There will always be both good and bad bands, and theres nothing you can do about that, good bands only exist because you have bad bands to compare them to. Its all about the money, just like everything else in the world. If a record company feels that a band has a product which can earn a lot of money, than they will more than likely be interested in selling that band. I don't have a big problem with that either, because I choose what I want to listen to, if I don't like something I won't listen to it, and I'm not going to complain because somebody else does. In twenty years from now, most of those one hit wonder bands will have been forgotten, and the truly successful bands will continue to be remembered. Thats just how it works. No matter what the genre, or how good of an artist may be, there will always be someone who doesn't like the music.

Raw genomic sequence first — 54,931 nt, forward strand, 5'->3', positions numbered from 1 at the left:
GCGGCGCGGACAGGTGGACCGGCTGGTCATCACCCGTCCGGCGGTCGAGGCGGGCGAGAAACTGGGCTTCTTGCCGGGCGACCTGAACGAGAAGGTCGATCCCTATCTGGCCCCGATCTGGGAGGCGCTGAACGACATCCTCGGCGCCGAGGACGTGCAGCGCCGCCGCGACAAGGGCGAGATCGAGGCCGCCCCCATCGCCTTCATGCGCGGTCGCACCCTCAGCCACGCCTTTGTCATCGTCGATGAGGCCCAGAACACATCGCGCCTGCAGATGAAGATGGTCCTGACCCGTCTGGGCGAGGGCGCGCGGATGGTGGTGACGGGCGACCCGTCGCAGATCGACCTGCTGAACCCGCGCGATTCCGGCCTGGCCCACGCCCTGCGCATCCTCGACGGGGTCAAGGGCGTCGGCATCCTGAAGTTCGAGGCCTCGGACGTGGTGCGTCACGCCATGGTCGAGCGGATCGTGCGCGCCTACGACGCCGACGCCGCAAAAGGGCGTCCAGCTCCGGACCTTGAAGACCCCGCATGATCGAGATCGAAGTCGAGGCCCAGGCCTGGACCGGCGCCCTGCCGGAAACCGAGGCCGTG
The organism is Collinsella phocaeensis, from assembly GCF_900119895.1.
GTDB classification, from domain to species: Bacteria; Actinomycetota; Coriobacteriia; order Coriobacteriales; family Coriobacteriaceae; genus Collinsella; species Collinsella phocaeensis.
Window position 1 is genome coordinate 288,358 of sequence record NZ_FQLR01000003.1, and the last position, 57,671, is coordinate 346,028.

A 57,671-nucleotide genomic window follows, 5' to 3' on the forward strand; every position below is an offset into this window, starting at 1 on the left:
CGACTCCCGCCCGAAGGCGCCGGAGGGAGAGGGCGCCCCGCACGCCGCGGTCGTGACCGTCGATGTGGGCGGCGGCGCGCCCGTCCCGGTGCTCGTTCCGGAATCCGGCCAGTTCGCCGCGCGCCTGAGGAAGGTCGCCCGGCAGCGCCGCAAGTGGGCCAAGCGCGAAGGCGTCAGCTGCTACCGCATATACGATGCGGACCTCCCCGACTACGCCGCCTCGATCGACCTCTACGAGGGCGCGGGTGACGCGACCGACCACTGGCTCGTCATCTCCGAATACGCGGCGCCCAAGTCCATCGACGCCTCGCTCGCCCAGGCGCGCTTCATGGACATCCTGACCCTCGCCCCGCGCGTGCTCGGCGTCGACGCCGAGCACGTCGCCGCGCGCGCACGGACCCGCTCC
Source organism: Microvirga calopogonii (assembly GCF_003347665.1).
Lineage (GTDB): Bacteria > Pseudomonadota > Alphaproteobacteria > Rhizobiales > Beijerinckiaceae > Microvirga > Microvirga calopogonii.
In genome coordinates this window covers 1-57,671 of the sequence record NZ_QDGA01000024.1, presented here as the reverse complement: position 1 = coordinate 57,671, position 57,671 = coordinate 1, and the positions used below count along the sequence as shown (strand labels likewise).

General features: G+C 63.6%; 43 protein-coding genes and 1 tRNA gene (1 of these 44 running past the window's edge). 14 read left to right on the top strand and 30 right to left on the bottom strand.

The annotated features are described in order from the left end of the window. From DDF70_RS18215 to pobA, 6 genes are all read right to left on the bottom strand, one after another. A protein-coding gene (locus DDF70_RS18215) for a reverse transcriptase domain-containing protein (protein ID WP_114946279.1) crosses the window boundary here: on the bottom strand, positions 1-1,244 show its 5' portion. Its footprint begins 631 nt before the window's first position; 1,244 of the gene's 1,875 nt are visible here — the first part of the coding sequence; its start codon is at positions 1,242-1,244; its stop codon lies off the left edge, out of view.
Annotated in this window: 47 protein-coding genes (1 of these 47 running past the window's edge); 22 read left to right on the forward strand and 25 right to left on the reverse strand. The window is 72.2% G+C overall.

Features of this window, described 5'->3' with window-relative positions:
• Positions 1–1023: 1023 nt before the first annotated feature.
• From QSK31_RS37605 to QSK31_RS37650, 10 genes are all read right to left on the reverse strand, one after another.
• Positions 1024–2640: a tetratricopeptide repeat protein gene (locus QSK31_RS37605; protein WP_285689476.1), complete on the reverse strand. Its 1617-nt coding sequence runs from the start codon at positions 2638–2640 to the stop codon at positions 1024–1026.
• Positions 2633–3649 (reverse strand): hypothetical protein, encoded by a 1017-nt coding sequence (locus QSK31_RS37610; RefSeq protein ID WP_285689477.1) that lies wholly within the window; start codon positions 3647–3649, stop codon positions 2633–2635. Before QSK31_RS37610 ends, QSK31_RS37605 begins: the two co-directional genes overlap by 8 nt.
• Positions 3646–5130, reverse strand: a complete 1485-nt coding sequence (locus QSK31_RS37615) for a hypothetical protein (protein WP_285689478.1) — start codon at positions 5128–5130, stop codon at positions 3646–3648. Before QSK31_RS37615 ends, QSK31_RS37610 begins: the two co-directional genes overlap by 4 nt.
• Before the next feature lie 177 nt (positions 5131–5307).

GuitarMunky
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#32
Quote by shoolocomous


Theres some bad bands, and some good. Same as it ever was.


Yep. nothing has really changed.
shred is gaudy music
brooklynsoulja1
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#33
people just need to execpt things change like seriously if u dont liek someones music dont listen dont care about it
i like old bands like black sabbath and ac dc,i like bands like pearl jam and nirvana,i like bands like avenged sevenfold and mcr
learn to love all types of music for whats good about each of them.theres alwayz going to be fads get over it people shouldnt hate on other bands that have sucess/honestly if i were them id do the same thing ill take advantage of my fame id enjoy being looked up to by teenagers and by whoever
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#34